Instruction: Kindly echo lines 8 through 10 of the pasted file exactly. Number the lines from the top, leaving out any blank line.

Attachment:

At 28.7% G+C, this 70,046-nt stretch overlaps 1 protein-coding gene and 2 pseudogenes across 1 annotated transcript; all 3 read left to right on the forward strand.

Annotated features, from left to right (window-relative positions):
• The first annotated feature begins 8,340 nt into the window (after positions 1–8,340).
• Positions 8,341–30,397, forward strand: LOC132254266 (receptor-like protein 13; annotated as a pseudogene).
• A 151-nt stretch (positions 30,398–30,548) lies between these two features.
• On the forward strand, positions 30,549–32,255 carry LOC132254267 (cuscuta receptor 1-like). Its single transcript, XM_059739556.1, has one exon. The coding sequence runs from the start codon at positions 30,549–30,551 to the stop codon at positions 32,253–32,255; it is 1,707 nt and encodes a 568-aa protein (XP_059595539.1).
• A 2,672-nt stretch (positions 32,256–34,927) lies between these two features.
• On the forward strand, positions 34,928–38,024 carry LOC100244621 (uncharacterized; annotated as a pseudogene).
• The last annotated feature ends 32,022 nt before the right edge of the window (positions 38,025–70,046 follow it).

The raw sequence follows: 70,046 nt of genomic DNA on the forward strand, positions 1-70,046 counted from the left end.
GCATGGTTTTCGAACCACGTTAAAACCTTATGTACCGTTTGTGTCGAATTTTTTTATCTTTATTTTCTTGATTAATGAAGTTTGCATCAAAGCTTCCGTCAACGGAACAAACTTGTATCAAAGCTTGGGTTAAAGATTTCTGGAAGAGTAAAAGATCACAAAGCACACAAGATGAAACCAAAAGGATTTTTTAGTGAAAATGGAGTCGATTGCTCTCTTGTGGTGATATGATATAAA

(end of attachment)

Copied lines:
• On the forward strand, positions 34,928–38,024 carry LOC100244621 (uncharacterized; annotated as a pseudogene).
• The last annotated feature ends 32,022 nt before the right edge of the window (positions 38,025–70,046 follow it).

The raw sequence follows: 70,046 nt of genomic DNA on the forward strand, positions 1-70,046 counted from the left end.